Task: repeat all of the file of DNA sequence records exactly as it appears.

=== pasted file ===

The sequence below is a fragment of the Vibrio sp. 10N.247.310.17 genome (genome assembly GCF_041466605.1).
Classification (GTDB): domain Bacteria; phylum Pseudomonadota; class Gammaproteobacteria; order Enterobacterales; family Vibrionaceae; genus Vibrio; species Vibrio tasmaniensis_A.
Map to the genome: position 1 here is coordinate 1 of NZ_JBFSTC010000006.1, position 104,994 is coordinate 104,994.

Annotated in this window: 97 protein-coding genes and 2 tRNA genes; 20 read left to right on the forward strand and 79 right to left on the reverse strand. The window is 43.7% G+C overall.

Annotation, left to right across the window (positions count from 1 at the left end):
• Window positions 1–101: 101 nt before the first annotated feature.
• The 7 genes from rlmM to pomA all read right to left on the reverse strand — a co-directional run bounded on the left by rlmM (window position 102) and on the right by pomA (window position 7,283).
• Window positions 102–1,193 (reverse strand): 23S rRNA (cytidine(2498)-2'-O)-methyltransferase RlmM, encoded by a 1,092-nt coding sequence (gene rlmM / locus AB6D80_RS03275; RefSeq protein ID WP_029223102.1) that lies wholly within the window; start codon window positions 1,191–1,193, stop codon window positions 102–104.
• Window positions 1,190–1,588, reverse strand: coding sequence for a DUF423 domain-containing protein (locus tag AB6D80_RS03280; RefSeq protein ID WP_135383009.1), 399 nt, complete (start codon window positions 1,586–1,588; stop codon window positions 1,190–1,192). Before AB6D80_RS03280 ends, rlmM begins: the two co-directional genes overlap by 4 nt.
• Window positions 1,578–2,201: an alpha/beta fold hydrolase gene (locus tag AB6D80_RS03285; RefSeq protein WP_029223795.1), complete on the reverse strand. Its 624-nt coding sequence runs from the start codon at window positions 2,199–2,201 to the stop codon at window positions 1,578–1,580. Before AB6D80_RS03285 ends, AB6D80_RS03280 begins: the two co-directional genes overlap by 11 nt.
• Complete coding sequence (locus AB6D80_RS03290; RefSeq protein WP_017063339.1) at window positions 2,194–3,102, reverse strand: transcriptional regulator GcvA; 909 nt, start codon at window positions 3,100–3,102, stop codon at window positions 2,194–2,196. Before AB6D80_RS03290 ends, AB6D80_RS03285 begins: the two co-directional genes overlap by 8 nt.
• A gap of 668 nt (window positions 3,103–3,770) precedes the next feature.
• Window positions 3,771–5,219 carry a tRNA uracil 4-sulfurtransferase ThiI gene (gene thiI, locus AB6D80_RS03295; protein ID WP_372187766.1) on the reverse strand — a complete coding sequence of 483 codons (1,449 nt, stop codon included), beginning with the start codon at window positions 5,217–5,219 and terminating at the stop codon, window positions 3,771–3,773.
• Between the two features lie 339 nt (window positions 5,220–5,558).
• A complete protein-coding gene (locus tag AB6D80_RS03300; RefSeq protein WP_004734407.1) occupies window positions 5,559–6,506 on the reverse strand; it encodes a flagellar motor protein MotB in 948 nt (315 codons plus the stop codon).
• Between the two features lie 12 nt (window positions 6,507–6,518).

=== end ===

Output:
The sequence below is a fragment of the Vibrio sp. 10N.247.310.17 genome (genome assembly GCF_041466605.1).
Classification (GTDB): domain Bacteria; phylum Pseudomonadota; class Gammaproteobacteria; order Enterobacterales; family Vibrionaceae; genus Vibrio; species Vibrio tasmaniensis_A.
Map to the genome: position 1 here is coordinate 1 of NZ_JBFSTC010000006.1, position 104,994 is coordinate 104,994.

Annotated in this window: 97 protein-coding genes and 2 tRNA genes; 20 read left to right on the forward strand and 79 right to left on the reverse strand. The window is 43.7% G+C overall.

Annotation, left to right across the window (positions count from 1 at the left end):
• Window positions 1–101: 101 nt before the first annotated feature.
• The 7 genes from rlmM to pomA all read right to left on the reverse strand — a co-directional run bounded on the left by rlmM (window position 102) and on the right by pomA (window position 7,283).
• Window positions 102–1,193 (reverse strand): 23S rRNA (cytidine(2498)-2'-O)-methyltransferase RlmM, encoded by a 1,092-nt coding sequence (gene rlmM / locus AB6D80_RS03275; RefSeq protein ID WP_029223102.1) that lies wholly within the window; start codon window positions 1,191–1,193, stop codon window positions 102–104.
• Window positions 1,190–1,588, reverse strand: coding sequence for a DUF423 domain-containing protein (locus tag AB6D80_RS03280; RefSeq protein ID WP_135383009.1), 399 nt, complete (start codon window positions 1,586–1,588; stop codon window positions 1,190–1,192). Before AB6D80_RS03280 ends, rlmM begins: the two co-directional genes overlap by 4 nt.
• Window positions 1,578–2,201: an alpha/beta fold hydrolase gene (locus tag AB6D80_RS03285; RefSeq protein WP_029223795.1), complete on the reverse strand. Its 624-nt coding sequence runs from the start codon at window positions 2,199–2,201 to the stop codon at window positions 1,578–1,580. Before AB6D80_RS03285 ends, AB6D80_RS03280 begins: the two co-directional genes overlap by 11 nt.
• Complete coding sequence (locus AB6D80_RS03290; RefSeq protein WP_017063339.1) at window positions 2,194–3,102, reverse strand: transcriptional regulator GcvA; 909 nt, start codon at window positions 3,100–3,102, stop codon at window positions 2,194–2,196. Before AB6D80_RS03290 ends, AB6D80_RS03285 begins: the two co-directional genes overlap by 8 nt.
• A gap of 668 nt (window positions 3,103–3,770) precedes the next feature.
• Window positions 3,771–5,219 carry a tRNA uracil 4-sulfurtransferase ThiI gene (gene thiI, locus AB6D80_RS03295; protein ID WP_372187766.1) on the reverse strand — a complete coding sequence of 483 codons (1,449 nt, stop codon included), beginning with the start codon at window positions 5,217–5,219 and terminating at the stop codon, window positions 3,771–3,773.
• Between the two features lie 339 nt (window positions 5,220–5,558).
• A complete protein-coding gene (locus tag AB6D80_RS03300; RefSeq protein WP_004734407.1) occupies window positions 5,559–6,506 on the reverse strand; it encodes a flagellar motor protein MotB in 948 nt (315 codons plus the stop codon).
• Between the two features lie 12 nt (window positions 6,507–6,518).